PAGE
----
The U.S. Environmental Protection Agency (EPA) is encouraging Americans this January, as part of National Radon Action Month, to take simple and affordable steps to test their homes for harmful levels of radon gas.
The settlement will protect Americans’ health by reducing more than 7,000 tons of harmful nitrogen oxides and sulfur dioxide pollution each year that can lead to childhood asthma, acid rain and smog.
Renewable energy sources continue to expand rapidly while substantially outpacing the growth rates of fossil fuels and nuclear power.
Today, EPA Administrator and Obama Cabinet member, Lisa P. Jackson will travel to Miami to meet with local green business leaders and tour the Brownsville Transit Village, a new environmentally sustainable building project in an underserved community that incorporates water and energy-saving features.
Robotic exploration to remote regions, to include distant planetary bodies, is often limited by energy requirements to perform, in repetition, even the simplest tasks.
Automakers have made great strides in fuel efficiency in recent decades — but the mileage numbers of individual vehicles have barely increased. An MIT economist explains the conundrum.
The Sewer Authority of the City of Scranton will pay a $12,619 penalty and complete a $30,000 tree planting project under a settlement with EPA.
Climate changes profoundly influenced the rise and fall of six distinct, successive waves of mammal species diversity in North America over the last 65 million years, shows a novel statistical analysis led by Brown University evolutionary biologists. Warming and cooling periods, in two cases confounded by species migrations, marked the transition from one dominant grouping to the next.
Hui Hu pulled a model wind turbine from the top of an office filing cabinet. The turbine tower was just 10 inches high. Its three blades were 10 inches in diameter. It was a perfect 1:320 scale reproduction of the 80-meter diameter wind turbines spinning across Iowa, the country's second-ranked state in installed wind power capacity. That mini turbine is helping a research team led by Hu, an Iowa State University associate professor of aerospace engineering, understand how hills, valleys and the placement of turbines affect the productivity of onshore wind farms.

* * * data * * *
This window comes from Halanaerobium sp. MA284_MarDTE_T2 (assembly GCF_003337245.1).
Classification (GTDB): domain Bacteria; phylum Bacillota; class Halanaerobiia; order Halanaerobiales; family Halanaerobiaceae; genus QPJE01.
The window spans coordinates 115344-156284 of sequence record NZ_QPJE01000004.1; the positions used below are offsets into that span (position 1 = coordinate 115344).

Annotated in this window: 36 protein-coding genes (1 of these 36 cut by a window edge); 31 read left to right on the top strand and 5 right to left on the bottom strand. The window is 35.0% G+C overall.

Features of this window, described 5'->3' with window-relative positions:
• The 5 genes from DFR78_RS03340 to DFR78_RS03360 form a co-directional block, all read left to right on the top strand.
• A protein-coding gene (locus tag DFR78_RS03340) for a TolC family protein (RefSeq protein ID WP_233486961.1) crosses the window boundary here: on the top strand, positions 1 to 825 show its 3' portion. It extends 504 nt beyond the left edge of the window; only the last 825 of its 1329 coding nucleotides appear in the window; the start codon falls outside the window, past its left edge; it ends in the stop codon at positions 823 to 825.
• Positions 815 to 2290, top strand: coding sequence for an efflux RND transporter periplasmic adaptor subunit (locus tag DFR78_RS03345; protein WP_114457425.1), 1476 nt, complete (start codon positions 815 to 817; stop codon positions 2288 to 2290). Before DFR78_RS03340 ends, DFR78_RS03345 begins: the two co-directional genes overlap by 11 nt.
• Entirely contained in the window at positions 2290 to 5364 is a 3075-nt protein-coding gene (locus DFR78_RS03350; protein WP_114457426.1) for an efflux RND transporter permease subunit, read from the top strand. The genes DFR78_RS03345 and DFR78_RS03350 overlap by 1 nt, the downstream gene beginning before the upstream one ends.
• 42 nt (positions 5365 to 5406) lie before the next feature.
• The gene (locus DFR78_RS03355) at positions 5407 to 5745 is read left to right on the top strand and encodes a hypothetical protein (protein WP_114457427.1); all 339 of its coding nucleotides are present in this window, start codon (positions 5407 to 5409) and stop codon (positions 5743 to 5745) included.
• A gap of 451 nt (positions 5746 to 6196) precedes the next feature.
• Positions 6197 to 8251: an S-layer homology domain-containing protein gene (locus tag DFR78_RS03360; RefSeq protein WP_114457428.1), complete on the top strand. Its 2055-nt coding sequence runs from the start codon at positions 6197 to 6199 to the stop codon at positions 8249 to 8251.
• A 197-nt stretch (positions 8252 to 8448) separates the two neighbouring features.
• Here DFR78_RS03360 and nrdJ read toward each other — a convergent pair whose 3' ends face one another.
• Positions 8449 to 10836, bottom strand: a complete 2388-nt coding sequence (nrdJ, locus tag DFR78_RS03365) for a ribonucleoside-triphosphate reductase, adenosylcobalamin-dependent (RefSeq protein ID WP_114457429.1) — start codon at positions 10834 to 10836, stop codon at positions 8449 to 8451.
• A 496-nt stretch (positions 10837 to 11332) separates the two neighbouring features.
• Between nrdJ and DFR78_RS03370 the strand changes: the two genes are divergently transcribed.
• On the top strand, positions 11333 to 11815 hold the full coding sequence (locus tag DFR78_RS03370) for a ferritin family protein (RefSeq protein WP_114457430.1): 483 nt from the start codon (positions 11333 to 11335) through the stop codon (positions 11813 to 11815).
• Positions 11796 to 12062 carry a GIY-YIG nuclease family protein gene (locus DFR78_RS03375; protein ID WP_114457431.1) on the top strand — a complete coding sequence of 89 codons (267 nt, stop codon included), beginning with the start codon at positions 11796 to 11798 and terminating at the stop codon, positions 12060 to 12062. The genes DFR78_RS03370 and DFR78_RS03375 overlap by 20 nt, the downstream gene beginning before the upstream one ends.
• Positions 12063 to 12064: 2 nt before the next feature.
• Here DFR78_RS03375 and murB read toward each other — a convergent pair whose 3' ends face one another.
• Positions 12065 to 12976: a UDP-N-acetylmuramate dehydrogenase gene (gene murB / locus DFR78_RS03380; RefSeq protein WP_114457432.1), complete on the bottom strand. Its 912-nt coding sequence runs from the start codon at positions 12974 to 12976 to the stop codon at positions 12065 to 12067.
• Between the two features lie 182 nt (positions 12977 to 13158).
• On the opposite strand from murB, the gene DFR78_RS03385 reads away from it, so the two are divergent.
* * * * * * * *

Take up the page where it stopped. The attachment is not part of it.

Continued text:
An innovative project led by a chemistry academic at the University of Southampton is using solar generators to provide IT resources and 'hands-on' science for students in developing countries.
A report by researchers at the Mailman School provides an expanded review of six new air quality regulations proposed or recently adopted by the U.S. Environmental Protection Agency's (EPA).
The 2007 Cosco Busan disaster, which spilled 54,000 gallons of oil into the San Francisco Bay, had an unexpectedly lethal impact on embryonic fish, devastating a commercially and ecologically important species for nearly two years, reports a new study by the University of California, Davis, and the National Oceanic and Atmospheric Administration.
New research suggests that China's impressive feat of cutting Beijing's pollution up to 50 percent for the 2008 Summer Olympics had some help from Mother Nature.
The U.S. Environmental Protection Agency has released a study of the options for cleaning up chemical contamination in the Gowanus Canal in Brooklyn, N.Y.
Weed control has become a matter of national security. Along U.S. southern coastal rivers, most particularly Texas’ Rio Grande, an invasive species of plant known as giant reed is encroaching on the water, overrunning international border access roads, and creating a dense cover for illegal activities.
The U.S. Environmental Protection Agency (EPA) recently finalized the 2012 percentage standards for four fuel categories that are part of the agency’s Renewable Fuel Standard program (RFS2).
California's Air Resources Board (ARB) is proposing new rules to reduce greenhouse gas emissions from vehicles.
Quebec's Minister of Sustainable Development, Environment and Parks, Pierre Arcand, recently announced the adoption of the Regulation respecting the cap-and-trade system for greenhouse gas emission allowances, which is based on the rules established by the Western Climate Initiative (WCI).
An international group of scientists, including one from the U.S. Geological Survey (USGS), has shown that many seabirds begin to suffer when the food available for them in the ocean declines below a critical level.
A project to close one of the world's largest landfills, the 927-acre Bordo Poniente Landfill in Mexico City will stem the city's largest source of greenhouse gas (GHG) emissions, while creating renewable energy and local jobs.